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Tax-Exempt Bond Issuers: Investment Compliance Risks in a Rising Interest Rate Environment

The Federal Reserve has recently raised the federal funds rate several times, to an overall effective rate of 3.75-4.00%. These rate increases have impacted everything from borrowing costs to housing demand. The Fed’s current monetary policy also has caused interest rates on savings accounts and similar investment vehicles to rise. As of October 2022, many money market funds are advertising rates of return well above 2%, with other short-term fixed investments seeing similarly improved returns.

This GT Alert is a reminder about the tax rules regarding arbitrage (i.e., investment earnings in excess of the yield on the related bonds) and rebate (i.e., the requirement to pay excess earnings to the Treasury Department in connection with the investment of gross proceeds of tax-advantaged debt). Generally, any gross proceeds subject to the rules restricting arbitrage must be invested at or below the yield on the subject bonds unless a specified “temporary period” is currently applicable to such proceeds. Where arbitrage may be earned, it must be rebated to the Treasury unless an exception to rebate can be applied.

For several years most issuers and borrowers have been trying to avoid “negative arbitrage” and not worrying about positive arbitrage. While it is important to monitor investments involving tax-exempt bonds, a period of sustained rising interest rates merits increased diligence. If the rate of return on any issuer or borrower investments is above the yield on the related tax-exempt bond issue, a review of the applicable bond documents is in order to determine if those proceeds are permitted to be invested at that higher rate and/or whether such proceeds are subject to rebate liability. Additionally, when investing using an investment agreement in Treasuries (including State and Local Government Series) or other vehicles, the applicable regulations impose certain rules concerning the valuation of these investments, including a number of safe harbors, which have an impact on determining the yield on those investments for arbitrage and rebate purposes.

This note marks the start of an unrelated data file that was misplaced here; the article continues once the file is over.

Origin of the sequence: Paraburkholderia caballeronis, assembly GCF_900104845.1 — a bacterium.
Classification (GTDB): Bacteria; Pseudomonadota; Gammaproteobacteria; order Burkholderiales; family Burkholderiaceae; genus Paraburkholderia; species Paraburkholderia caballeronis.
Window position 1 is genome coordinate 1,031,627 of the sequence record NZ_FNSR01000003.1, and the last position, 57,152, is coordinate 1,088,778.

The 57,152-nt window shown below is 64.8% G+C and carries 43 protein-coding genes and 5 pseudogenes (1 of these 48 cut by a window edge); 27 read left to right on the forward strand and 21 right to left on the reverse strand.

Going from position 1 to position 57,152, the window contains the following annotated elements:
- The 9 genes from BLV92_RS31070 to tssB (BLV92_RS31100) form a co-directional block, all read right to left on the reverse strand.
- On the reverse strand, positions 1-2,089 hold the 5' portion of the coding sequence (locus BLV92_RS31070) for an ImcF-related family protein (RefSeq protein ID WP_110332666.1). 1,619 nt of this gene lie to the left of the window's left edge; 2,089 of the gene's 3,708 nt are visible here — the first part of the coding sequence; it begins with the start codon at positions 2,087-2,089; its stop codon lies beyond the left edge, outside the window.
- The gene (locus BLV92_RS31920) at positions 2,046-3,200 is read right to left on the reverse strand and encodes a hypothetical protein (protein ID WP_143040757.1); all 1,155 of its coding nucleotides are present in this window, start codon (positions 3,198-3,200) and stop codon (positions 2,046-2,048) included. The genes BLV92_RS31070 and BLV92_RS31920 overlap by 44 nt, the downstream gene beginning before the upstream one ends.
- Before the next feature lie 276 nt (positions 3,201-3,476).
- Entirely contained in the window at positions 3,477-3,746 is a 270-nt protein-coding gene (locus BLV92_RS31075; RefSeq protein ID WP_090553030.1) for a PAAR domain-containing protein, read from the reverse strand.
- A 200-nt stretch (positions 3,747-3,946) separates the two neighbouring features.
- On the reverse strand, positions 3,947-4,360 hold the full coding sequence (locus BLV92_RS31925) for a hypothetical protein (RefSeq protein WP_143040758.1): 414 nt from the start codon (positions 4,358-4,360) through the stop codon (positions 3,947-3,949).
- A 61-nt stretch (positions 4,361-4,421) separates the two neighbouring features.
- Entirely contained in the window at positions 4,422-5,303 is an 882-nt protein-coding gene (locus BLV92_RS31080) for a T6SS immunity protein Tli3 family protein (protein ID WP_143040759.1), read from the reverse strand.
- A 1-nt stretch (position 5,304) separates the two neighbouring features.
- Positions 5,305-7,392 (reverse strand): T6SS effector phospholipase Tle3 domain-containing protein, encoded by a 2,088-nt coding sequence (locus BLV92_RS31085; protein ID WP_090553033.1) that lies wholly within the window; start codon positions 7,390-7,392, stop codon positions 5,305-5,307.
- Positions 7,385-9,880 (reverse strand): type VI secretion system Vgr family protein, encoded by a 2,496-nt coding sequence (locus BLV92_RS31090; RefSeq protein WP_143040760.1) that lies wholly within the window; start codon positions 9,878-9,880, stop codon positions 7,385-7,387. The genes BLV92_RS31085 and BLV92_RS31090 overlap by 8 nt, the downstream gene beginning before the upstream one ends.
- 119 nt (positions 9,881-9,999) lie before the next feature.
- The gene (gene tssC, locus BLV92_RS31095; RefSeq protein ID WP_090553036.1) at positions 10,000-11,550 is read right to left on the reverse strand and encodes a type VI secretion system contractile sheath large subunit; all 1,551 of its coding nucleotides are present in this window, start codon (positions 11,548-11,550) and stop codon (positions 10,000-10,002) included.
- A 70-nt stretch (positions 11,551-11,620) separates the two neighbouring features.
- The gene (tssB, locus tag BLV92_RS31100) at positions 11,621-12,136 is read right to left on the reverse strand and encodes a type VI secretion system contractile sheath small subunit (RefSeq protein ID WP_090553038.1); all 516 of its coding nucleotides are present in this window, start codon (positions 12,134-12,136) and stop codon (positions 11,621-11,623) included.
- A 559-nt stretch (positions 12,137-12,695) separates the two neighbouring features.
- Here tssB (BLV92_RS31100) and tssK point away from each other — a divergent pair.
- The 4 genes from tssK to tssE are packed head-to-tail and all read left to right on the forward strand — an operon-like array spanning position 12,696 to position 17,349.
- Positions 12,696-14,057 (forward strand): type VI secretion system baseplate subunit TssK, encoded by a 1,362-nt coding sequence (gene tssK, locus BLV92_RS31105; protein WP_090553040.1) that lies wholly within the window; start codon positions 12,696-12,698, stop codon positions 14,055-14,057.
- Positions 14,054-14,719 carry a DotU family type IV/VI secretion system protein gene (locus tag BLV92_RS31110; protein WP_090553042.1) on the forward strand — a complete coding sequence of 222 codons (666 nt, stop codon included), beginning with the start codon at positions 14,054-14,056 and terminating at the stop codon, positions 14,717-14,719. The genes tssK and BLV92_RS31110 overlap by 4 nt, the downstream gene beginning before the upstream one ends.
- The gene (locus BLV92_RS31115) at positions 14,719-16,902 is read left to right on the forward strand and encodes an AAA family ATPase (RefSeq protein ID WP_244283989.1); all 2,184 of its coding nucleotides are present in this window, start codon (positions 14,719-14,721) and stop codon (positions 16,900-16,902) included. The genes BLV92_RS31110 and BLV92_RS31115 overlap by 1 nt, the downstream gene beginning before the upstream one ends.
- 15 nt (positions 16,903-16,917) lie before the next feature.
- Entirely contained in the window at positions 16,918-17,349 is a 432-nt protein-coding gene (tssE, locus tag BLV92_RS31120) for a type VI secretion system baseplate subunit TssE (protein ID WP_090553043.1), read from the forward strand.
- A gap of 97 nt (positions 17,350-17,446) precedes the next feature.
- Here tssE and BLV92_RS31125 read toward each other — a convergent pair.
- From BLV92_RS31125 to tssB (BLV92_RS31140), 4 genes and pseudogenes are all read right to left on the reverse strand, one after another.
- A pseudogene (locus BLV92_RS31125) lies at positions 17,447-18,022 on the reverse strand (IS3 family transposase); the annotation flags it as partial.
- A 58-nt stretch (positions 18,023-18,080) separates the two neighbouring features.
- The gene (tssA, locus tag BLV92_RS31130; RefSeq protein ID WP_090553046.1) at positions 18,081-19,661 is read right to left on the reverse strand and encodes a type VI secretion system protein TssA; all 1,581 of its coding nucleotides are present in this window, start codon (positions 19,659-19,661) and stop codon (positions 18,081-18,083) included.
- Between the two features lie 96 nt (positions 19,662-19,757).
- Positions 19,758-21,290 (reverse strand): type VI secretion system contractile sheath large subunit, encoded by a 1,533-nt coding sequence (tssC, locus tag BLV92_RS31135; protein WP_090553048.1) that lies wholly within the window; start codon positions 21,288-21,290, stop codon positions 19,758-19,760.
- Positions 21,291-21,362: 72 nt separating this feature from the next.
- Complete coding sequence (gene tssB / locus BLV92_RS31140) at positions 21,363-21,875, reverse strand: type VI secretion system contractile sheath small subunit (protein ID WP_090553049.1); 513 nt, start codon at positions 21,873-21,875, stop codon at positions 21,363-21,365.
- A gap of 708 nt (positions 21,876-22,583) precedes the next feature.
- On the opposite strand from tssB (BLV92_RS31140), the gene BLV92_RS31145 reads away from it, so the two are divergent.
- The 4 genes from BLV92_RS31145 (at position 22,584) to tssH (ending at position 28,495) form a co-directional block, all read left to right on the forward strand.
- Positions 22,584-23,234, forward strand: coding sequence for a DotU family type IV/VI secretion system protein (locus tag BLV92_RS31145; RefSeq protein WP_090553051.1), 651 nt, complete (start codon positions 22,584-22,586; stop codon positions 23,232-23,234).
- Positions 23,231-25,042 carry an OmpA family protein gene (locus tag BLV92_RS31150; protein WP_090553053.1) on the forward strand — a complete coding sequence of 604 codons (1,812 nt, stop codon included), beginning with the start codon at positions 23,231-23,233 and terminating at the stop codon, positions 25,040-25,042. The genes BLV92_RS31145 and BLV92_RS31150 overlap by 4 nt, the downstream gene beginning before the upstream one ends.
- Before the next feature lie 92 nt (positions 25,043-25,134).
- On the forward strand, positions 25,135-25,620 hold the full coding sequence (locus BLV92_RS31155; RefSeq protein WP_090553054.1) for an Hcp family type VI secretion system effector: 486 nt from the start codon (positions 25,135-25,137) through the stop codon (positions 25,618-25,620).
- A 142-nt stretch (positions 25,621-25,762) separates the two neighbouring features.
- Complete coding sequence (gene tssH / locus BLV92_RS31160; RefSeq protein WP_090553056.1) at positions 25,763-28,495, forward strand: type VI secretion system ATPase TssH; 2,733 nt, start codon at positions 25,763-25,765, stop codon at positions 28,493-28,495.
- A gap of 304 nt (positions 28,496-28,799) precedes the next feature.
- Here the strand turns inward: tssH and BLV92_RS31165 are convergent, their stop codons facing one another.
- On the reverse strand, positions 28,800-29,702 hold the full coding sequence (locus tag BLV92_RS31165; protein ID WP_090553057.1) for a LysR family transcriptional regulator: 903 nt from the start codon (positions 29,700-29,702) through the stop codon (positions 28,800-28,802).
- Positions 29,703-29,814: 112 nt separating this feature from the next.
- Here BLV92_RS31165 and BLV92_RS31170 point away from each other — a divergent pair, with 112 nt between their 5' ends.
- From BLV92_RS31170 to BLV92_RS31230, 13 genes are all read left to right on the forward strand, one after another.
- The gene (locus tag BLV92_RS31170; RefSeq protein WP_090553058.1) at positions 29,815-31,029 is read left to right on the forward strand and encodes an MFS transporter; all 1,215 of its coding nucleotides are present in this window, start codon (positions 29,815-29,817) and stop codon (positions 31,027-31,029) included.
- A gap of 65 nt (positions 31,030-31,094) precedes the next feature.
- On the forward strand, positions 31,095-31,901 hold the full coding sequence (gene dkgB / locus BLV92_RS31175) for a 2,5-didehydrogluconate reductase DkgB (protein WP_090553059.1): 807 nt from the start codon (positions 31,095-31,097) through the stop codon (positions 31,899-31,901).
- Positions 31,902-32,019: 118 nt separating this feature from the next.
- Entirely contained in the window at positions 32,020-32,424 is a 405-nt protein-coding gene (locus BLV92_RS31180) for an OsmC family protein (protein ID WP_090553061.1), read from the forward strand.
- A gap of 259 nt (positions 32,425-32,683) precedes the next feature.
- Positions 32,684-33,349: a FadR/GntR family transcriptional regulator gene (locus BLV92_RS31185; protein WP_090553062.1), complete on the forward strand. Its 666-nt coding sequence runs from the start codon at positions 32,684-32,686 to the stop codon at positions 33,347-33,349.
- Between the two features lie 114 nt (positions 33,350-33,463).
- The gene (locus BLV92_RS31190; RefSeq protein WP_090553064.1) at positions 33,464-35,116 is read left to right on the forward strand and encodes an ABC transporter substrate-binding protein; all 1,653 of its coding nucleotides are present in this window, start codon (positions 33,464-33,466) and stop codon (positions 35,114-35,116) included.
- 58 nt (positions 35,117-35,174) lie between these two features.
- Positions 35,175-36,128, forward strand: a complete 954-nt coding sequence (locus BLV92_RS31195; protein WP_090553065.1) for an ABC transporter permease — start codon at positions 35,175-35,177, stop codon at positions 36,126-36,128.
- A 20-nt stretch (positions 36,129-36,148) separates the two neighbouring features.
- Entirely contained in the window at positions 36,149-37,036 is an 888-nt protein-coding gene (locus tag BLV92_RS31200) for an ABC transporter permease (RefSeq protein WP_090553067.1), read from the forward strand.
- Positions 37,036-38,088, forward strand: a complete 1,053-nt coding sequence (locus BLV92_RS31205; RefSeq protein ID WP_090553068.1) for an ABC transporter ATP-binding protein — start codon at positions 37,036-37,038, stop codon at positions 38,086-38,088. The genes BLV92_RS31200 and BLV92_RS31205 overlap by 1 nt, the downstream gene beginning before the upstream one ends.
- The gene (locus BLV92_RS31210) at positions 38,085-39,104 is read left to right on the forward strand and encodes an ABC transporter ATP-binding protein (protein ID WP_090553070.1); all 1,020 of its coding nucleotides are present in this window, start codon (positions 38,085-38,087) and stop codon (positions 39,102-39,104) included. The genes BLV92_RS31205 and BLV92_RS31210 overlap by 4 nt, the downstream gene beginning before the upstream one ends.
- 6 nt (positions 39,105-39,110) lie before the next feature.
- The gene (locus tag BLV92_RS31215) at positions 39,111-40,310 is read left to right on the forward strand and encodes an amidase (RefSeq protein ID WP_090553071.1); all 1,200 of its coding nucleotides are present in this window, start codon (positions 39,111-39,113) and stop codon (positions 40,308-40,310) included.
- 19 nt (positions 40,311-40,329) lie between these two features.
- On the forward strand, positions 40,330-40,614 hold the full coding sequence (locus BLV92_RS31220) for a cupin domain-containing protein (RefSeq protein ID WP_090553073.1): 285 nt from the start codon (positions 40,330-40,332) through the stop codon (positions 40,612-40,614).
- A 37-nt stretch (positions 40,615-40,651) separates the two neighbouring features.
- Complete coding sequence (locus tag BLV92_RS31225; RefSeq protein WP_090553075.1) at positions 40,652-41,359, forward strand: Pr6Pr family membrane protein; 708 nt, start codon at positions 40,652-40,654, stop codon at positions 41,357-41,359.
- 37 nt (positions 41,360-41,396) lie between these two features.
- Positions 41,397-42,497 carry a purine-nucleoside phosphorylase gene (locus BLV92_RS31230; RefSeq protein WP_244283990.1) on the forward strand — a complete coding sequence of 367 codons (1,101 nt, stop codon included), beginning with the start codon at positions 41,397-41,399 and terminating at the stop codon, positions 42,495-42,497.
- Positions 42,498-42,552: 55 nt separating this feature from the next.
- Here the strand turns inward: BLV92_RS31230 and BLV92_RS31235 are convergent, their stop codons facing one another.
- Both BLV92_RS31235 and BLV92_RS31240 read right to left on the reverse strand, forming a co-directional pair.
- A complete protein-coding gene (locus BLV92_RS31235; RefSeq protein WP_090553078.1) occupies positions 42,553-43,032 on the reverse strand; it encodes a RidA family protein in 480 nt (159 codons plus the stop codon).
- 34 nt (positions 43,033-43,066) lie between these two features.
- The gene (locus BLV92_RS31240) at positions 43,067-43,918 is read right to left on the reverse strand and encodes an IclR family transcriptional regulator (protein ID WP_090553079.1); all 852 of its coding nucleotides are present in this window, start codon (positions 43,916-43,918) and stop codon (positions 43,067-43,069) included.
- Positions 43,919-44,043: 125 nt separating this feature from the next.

In summary, now is the time to review, reconsider and ask some questions concerning how the proceeds of, and amounts securing, your tax-advantaged bonds are invested.